Just like the ink that goes into 2D printers, the plastic filament used by 3D printers is expensive. And it’s bound to get more expensive as manufacturers begin adopting proprietary filament cartridges that limit users’ options.
Instead of paying $30 to $50 for 2.2 pounds of plastic, an emerging option is to recycle plastic from used packaging and other household items. For a few hundred dollars, you can buy or make a recycling machine small enough to fit on your desk.
A study conducted by Michigan Technological University found that it is really good for the environment too. Researchers tracked how much energy went into recycling a plastic milk jug and found that people reusing them for home 3D printing consumed less energy than sending them to a traditional recycling plant.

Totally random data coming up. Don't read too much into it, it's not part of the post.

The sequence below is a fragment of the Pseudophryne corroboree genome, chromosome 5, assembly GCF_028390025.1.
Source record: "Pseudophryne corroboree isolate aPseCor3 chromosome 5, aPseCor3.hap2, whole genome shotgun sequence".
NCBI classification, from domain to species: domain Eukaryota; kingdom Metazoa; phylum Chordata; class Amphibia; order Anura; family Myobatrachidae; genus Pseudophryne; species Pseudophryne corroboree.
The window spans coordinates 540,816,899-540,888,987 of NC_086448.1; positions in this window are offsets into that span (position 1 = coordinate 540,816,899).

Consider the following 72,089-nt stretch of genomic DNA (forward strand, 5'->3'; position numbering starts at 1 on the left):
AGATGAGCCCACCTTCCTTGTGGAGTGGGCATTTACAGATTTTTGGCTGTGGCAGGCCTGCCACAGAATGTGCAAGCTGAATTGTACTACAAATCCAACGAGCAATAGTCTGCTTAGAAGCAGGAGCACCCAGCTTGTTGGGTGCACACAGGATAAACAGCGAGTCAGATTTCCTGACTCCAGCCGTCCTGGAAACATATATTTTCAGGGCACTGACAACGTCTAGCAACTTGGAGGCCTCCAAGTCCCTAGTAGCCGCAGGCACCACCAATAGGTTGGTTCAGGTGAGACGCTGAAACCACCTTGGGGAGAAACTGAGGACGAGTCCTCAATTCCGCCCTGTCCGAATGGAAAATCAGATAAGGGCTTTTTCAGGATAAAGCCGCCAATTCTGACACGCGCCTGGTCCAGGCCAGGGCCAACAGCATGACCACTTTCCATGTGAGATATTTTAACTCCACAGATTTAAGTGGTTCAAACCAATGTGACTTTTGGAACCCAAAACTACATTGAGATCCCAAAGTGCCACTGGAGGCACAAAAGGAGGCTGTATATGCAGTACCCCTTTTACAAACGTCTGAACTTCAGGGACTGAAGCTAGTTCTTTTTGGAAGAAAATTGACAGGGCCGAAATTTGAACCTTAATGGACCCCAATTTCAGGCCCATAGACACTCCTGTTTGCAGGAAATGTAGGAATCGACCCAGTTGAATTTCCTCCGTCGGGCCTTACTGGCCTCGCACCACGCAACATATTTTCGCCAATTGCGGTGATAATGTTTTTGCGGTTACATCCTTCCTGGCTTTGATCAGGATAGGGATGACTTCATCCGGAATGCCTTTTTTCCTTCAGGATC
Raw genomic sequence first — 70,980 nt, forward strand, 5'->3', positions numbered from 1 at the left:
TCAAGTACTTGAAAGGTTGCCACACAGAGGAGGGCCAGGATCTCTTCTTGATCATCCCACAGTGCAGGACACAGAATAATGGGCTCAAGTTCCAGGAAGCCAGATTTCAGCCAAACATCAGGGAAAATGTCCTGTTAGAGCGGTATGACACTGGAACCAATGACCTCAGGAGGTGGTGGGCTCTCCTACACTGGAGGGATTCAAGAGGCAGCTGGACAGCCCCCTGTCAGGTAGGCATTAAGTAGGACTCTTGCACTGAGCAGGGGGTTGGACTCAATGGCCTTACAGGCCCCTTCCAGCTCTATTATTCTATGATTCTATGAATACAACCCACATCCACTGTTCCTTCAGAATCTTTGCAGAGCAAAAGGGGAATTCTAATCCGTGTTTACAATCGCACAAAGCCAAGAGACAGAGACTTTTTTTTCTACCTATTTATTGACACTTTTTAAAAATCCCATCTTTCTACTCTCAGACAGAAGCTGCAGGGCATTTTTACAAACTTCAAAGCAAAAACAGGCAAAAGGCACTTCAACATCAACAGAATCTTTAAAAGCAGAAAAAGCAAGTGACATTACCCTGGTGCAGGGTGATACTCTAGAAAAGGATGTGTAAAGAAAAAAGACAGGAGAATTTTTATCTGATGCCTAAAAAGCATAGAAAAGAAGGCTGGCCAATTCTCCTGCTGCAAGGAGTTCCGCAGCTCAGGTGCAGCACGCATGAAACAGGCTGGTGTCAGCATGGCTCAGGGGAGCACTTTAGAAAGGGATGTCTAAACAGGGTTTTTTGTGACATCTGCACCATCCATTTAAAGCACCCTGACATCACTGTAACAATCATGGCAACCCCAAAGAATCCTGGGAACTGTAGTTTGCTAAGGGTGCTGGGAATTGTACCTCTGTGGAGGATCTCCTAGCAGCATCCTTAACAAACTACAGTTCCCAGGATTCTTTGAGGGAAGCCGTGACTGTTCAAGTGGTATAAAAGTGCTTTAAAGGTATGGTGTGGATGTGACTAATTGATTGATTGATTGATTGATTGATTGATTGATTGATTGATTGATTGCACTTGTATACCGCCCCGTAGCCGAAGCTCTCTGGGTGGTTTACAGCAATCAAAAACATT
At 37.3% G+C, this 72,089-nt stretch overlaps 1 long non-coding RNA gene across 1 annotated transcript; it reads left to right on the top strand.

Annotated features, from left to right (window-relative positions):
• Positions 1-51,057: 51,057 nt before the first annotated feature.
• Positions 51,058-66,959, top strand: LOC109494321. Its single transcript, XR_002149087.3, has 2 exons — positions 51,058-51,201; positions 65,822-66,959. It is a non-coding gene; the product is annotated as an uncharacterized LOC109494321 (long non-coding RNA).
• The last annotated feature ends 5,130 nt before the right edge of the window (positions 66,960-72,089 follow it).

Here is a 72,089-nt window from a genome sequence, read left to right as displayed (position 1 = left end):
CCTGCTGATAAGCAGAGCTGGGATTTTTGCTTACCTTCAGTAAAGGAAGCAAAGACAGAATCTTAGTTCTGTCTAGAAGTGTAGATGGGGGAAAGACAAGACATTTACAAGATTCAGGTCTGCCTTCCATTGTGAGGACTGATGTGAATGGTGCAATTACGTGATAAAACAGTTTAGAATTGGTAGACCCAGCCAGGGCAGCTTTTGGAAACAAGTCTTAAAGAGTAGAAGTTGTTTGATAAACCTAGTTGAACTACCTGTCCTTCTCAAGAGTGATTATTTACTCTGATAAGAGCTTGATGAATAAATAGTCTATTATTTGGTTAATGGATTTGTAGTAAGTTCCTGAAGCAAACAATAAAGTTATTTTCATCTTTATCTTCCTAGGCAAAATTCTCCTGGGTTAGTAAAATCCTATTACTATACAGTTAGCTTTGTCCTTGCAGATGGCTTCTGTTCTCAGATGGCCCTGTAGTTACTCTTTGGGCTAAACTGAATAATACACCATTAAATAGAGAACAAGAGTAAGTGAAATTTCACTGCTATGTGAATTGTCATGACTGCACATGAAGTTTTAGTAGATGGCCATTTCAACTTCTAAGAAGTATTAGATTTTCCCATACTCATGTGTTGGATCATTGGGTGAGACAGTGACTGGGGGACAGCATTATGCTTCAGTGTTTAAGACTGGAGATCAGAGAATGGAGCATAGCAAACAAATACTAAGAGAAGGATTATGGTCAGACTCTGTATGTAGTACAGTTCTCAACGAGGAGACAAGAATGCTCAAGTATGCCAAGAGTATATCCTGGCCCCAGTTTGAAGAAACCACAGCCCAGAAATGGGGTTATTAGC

Energy savings were relatively minor in cities, where home recycling used just 3 percent less energy. But in smaller cities, where plastic has to be trucked further distances to reach recycling centers, the amount saved grew to 70 to 80 percent.
The research team also experimented with turning a milk jug into filament. Milk jugs are made from high-density polyethelyne which, while usable in a 3D printer, is much less popular than ABS and PLA.
The team printed a centrifuge and found that the plastic shrunk slightly, which makes it not an entirely perfect material with which to print. Study lead Joshua Pearce noted it’s not a big deal if you’re making an object that doesn’t need to be perfect.
HDPE isn’t going to replace PLA or ABS as the printing material of choice anytime soon. But for those interested in taking a greener approach to 3D printing, it offers a rich source of plastic that doesn’t require people to look any further than their own recycling bin.